Pilate’s Truth and Semantic Manipulation

Pilate asked him [Jesus], “So you are a king?” Jesus answered, “You say that I am a king. For this I was born, and for this I came into the world, to testify to the truth. Everyone who belongs to the truth listens to my voice.” Pilate asked him, “What is truth?” (John 18:37-38a, NRSV)

Pilate’s response to Jesus, questioning the nature of truth, is a striking sentence. It is a rhetorical question; after posing the question, Pilate leaves Jesus to argue with the Jews over what to do with Jesus. The question appears to be an escape for Pilate. It offers an opportunity to avoid considering the stark, blunt statements of Jesus. In the simple, uncomplicated language characteristic of the Gospel of John, Jesus makes a bold claim using common language that might be used by anyone; Pilate’s response is to obfuscate the issue by questioning the meaning of the words Jesus uses. This is the only way Pilate can weasel his way out of the uncomfortable situation into which Jesus has forced him; if Jesus’ words were understood according to their plain meaning, Pilate would be forced to either accept or reject Jesus and his claims, rather than continue to waffle.

By questioning “what is truth” Pilate engaged in the old game of semantic manipulation. Semantic manipulation might be defined as the process in which a word with a precise meaning gradually grows to signify something broader and/or less specific, and sometimes extends to the point of becoming a word without any concrete meaning at all. C. S. Lewis describes the phenomenon in the preface to his book Mere Christianity, tracing the evolution of the word “gentleman.” It was initially a word with a concrete meaning, referring to a man with property and a coat of arms. It later became a reference to those who possess the qualities of character considered desirable in a gentleman, essentially becoming a synonym for “a well-mannered man.” It thus lost its original meaning, and has become a word with many equivalent expressions. The English language has lost a word that used to have a useful concrete meaning.

In another form of semantic manipulation, George Orwell, in his essay Politics and the English Language, criticizes how large words with vague or little-known meanings are used to avoid the impact that the same statement might have had if it was stated in plain language. The use of broad terms and rarefied vocabulary serves to hide otherwise unpalatable statements from the reader or listener. For example, “collateral damage” is a pleasant euphemism for “the deaths of innocent people.”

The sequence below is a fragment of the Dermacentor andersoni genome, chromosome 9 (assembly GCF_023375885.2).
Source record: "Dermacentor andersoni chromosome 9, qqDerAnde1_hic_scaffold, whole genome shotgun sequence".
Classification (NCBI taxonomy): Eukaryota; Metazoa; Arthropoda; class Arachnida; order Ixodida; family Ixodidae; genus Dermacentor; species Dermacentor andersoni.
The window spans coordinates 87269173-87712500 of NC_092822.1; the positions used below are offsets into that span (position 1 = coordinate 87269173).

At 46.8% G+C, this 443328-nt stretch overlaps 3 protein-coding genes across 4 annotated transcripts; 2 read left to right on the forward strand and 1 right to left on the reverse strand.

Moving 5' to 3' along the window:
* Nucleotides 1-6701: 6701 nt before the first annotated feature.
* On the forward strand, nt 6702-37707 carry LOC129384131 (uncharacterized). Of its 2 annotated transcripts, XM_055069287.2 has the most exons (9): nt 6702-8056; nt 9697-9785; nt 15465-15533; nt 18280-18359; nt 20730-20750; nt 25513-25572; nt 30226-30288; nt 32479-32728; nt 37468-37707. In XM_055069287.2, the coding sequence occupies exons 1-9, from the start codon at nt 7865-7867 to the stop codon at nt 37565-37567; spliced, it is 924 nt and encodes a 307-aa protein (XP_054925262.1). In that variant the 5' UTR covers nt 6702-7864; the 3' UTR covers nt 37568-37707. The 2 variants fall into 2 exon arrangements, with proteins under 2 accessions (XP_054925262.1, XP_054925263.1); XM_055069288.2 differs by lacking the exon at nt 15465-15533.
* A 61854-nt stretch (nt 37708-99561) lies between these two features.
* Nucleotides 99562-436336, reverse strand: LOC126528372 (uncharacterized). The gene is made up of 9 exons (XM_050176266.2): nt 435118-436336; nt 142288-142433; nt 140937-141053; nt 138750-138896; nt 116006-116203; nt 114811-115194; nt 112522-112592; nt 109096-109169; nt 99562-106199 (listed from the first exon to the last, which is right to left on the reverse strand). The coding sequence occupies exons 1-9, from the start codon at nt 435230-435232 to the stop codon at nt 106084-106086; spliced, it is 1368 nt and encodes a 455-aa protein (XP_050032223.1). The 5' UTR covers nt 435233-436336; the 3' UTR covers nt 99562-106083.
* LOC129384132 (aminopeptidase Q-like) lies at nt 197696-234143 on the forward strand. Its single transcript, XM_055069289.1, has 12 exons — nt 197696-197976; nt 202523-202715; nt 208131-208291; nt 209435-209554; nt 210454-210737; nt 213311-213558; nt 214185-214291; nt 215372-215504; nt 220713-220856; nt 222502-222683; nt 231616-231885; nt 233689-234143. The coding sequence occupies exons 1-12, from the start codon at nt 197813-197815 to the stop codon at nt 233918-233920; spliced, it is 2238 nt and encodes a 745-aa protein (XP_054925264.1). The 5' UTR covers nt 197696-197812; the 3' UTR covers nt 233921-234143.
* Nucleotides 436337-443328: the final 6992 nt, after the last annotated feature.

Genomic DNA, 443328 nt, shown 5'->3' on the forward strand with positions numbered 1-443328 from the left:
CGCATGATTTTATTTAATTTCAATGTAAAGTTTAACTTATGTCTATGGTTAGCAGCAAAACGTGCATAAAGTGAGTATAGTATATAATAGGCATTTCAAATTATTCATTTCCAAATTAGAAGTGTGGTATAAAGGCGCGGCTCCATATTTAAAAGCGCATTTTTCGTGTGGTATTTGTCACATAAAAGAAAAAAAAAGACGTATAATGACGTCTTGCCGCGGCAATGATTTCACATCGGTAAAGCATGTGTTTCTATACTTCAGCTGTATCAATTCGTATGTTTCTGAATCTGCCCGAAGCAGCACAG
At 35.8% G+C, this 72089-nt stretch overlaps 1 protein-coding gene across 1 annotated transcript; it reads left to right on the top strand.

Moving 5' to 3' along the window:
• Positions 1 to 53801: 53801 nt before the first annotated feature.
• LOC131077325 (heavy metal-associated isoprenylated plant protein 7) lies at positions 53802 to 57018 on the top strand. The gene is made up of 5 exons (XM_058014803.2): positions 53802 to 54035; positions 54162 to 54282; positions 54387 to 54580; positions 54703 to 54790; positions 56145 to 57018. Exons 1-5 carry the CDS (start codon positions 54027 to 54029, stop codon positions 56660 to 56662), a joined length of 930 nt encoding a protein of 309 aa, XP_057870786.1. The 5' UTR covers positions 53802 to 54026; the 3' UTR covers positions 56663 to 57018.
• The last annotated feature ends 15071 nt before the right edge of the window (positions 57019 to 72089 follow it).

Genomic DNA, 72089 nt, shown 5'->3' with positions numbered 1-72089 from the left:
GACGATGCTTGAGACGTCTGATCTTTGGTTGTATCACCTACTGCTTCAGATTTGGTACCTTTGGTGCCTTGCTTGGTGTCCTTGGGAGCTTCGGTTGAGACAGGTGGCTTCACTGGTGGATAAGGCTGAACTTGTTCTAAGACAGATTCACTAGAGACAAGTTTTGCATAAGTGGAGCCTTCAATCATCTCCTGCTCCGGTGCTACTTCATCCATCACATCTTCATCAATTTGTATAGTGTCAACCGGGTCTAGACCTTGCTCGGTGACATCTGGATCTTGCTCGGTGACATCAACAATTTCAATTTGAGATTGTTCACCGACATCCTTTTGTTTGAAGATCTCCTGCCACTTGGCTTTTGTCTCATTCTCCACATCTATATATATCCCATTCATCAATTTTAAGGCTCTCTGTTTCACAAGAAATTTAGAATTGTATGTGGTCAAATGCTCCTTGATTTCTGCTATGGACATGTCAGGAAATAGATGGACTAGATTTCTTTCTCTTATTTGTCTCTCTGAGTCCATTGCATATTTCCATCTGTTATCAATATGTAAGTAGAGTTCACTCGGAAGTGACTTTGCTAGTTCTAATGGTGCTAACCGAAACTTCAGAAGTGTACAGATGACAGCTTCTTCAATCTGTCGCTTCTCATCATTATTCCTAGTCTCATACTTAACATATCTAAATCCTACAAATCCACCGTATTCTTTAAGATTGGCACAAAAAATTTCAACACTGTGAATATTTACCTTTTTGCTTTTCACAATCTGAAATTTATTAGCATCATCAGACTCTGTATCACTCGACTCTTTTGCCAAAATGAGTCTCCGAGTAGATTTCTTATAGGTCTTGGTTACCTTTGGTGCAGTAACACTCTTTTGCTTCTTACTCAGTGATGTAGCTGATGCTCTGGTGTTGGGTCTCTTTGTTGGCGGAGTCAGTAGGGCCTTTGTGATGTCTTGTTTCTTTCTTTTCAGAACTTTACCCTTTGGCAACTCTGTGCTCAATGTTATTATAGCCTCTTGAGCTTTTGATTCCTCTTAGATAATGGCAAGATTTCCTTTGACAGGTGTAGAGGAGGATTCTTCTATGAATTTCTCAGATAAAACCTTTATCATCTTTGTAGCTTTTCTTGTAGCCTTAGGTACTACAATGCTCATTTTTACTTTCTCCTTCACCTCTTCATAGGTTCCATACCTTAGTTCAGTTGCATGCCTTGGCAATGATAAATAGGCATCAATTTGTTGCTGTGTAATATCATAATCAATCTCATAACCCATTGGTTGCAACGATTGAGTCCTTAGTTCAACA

The phenomenon persists today. To give only one example, work done in the fields of women’s studies and LGBT studies have vastly expanded the meanings of terms like “gender” and “sexuality” so that they can be used to give an explanation of large tracts of human behaviour that do not bear any explicit reference to either biological sex in the first place, or sexual preference and activity in the second. Consider Michel Foucault’s definition of sexuality, for instance:

Foucault did for “sexuality” what feminist critics had done for “gender.” That is, Foucault detached “sexuality” from the physical and biological sciences (just as feminists had detached “gender” from the facts of anatomical sex, of somatic dimorphism) and treated it, instead, as “the set of effects produced in bodies, behaviours and social relations by a certain deployment” of “a complex political technology.” He divorced “sexuality” from “nature” and interpreted it, instead, as a cultural production.[1]

This redefinition of sexual terms using expansive and arcane language lets these terms address very broad subjects without regard for any correspondence with the biological realities of people to whom these broadened sexual terms are applied. For example, the phrase “phallic economy” is used in feminist and LGBT writing to refer to misogyny, patriarchy, capitalism, imperialism, xenophobia, monotheism, and any number of other things. Generally these things are distasteful to the writer, so that people like Sarah Palin or Hillary Clinton who are implicated in American imperialism can be said to be “participants in the phallic economy” despite the fact that Palin and Clinton are women and therefore lack phalluses. The term “phallic economy” is therefore not a useful one either by the standards of Lewis or Orwell. According to Lewis’s argument, the expression is merely another, unnecessary way of expressing whether one likes something or not; by Orwell’s logic, the term is unnecessary jargon to begin with.